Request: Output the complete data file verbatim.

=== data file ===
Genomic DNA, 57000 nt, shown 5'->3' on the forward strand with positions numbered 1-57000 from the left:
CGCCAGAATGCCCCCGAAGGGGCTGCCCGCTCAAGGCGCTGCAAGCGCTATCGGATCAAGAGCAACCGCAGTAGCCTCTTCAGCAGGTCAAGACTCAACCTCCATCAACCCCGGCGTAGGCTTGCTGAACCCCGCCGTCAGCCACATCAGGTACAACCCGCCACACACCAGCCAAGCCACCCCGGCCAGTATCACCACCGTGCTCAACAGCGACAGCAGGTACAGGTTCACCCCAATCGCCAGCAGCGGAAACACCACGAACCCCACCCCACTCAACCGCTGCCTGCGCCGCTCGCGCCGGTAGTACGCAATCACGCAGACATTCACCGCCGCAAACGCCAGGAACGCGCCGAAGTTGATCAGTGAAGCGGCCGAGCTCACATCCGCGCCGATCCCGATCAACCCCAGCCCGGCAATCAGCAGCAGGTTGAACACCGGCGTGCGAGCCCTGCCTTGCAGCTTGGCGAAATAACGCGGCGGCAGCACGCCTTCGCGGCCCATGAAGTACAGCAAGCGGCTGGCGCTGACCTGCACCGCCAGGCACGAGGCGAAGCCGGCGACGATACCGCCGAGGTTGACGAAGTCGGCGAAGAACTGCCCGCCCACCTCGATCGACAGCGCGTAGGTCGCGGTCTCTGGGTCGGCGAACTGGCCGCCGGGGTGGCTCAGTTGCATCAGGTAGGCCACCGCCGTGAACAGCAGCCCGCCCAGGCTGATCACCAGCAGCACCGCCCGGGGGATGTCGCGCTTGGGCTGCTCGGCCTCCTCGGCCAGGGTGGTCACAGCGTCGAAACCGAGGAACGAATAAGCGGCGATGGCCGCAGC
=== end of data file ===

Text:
Genomic DNA, 57000 nt, shown 5'->3' on the forward strand with positions numbered 1-57000 from the left:
CGCCAGAATGCCCCCGAAGGGGCTGCCCGCTCAAGGCGCTGCAAGCGCTATCGGATCAAGAGCAACCGCAGTAGCCTCTTCAGCAGGTCAAGACTCAACCTCCATCAACCCCGGCGTAGGCTTGCTGAACCCCGCCGTCAGCCACATCAGGTACAACCCGCCACACACCAGCCAAGCCACCCCGGCCAGTATCACCACCGTGCTCAACAGCGACAGCAGGTACAGGTTCACCCCAATCGCCAGCAGCGGAAACACCACGAACCCCACCCCACTCAACCGCTGCCTGCGCCGCTCGCGCCGGTAGTACGCAATCACGCAGACATTCACCGCCGCAAACGCCAGGAACGCGCCGAAGTTGATCAGTGAAGCGGCCGAGCTCACATCCGCGCCGATCCCGATCAACCCCAGCCCGGCAATCAGCAGCAGGTTGAACACCGGCGTGCGAGCCCTGCCTTGCAGCTTGGCGAAATAACGCGGCGGCAGCACGCCTTCGCGGCCCATGAAGTACAGCAAGCGGCTGGCGCTGACCTGCACCGCCAGGCACGAGGCGAAGCCGGCGACGATACCGCCGAGGTTGACGAAGTCGGCGAAGAACTGCCCGCCCACCTCGATCGACAGCGCGTAGGTCGCGGTCTCTGGGTCGGCGAACTGGCCGCCGGGGTGGCTCAGTTGCATCAGGTAGGCCACCGCCGTGAACAGCAGCCCGCCCAGGCTGATCACCAGCAGCACCGCCCGGGGGATGTCGCGCTTGGGCTGCTCGGCCTCCTCGGCCAGGGTGGTCACAGCGTCGAAACCGAGGAACGAATAAGCGGCGATGGCCGCAGC